Fantasy roleplay games were huge back then. All these weirdos in capes and tights running around the campus woods, zapping each other with wands, I kid you not. They were self-righteous vegan nerds mostly, or so it seemed to my crew and me – Woodland Sorority. We were USA all the way.
The Gulf War was imminent. We started raising money for troops and their families. Best earners were the carwashes. If you had enough cheerleaders and soapsuds, I swear to God you could bring kingdoms down. We’d make as much as a thousand dollars a day and give every penny to forces charities. The arguments this’d cause with the wizards and the elves; running battles one time after a sister broke some pixie’s jaw.
But there was this one kid: skinny, freshman, massive Afro, mad quiet like distant lightning, would just stare at me. Eventually, at one of the carwashes, he steps up in this cape made of flower-patterned drapes, tells me he thinks I’m way above the easy cheerleader act he sees me as putting on.
That’s the thing – Woodland Sorority knew how to party. One of the sisters was from England. She’d come back from holidays with bags of pills and stories about people dancing in fields all night. Ecstasy. No one in the States had heard of it. Semester after semester, we were wrecked.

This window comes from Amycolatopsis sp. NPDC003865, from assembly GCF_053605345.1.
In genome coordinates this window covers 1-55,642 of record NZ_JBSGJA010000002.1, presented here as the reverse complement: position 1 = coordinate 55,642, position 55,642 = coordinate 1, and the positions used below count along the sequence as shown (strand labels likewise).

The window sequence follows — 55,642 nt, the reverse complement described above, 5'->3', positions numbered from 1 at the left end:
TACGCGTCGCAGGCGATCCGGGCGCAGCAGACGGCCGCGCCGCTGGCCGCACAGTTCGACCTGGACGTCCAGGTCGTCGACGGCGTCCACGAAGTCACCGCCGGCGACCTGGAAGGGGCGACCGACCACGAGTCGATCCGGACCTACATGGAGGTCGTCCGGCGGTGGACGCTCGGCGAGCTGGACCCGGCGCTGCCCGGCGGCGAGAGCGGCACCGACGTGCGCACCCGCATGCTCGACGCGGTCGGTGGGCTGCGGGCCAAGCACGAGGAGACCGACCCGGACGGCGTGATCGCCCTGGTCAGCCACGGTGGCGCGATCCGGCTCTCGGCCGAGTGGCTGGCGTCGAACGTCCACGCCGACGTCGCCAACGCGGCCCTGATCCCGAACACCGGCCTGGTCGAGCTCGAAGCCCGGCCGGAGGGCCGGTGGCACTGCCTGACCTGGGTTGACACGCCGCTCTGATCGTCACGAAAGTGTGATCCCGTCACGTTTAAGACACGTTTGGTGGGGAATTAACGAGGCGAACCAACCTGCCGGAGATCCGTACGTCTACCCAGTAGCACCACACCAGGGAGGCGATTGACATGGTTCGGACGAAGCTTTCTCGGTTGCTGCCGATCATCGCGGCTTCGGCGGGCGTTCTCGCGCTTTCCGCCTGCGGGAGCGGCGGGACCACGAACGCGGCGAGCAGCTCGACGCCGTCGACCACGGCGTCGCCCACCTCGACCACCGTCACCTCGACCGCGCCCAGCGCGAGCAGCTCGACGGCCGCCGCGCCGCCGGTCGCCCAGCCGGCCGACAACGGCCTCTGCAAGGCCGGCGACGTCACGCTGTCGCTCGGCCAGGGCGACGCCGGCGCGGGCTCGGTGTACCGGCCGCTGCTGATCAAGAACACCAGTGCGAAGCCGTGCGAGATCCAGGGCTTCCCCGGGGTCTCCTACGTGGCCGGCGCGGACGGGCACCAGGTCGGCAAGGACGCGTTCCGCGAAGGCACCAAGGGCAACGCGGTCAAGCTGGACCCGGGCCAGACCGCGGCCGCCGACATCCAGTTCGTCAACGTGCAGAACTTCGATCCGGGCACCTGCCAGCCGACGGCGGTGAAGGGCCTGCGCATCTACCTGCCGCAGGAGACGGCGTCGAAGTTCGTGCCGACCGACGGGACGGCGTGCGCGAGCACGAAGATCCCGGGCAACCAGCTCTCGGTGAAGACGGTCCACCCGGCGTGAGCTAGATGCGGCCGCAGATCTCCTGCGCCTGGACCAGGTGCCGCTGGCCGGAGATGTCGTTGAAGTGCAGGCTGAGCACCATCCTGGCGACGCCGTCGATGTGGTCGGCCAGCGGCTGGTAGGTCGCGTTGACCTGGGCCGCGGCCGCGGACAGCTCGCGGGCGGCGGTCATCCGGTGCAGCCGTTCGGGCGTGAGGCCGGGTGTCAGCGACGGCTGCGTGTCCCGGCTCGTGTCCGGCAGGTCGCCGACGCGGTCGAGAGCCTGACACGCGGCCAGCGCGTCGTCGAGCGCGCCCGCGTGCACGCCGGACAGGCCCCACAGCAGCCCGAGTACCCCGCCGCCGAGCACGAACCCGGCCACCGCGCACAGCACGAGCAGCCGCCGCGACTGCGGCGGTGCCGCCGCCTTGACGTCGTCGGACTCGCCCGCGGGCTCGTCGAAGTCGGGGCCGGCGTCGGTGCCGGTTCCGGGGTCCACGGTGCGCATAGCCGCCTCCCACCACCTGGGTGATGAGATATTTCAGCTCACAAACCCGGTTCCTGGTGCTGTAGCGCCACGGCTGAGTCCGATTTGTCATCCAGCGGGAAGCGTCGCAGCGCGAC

But honestly, this Afro kid, in the middle of telling me how fake I am, asks me out. Fuck no, says I. In your dreams. Every week after that it was like: Hey, you wanna go see Fugazi with me? How about the new Werner Herzog? A Nan Goldin exhibition? A Kierkegaard party?! And on and on. And me, in those days, I wanted wiped out, a quarterback with a minotaur’s mass, not some thin-as-sticks chicken shit wizard. He gave me a book of woodcuts with a flower pressed between the pages. Last attempt, desperate-looking, he says, I wrote you a story, let me read it to you. No one had ever written anything for me before, so I said go ahead, and he did, then he gave it to me, and I walked away and never saw him again. But his story… I dunno… Must’ve read the thing a million times over and even now something about it just nails me.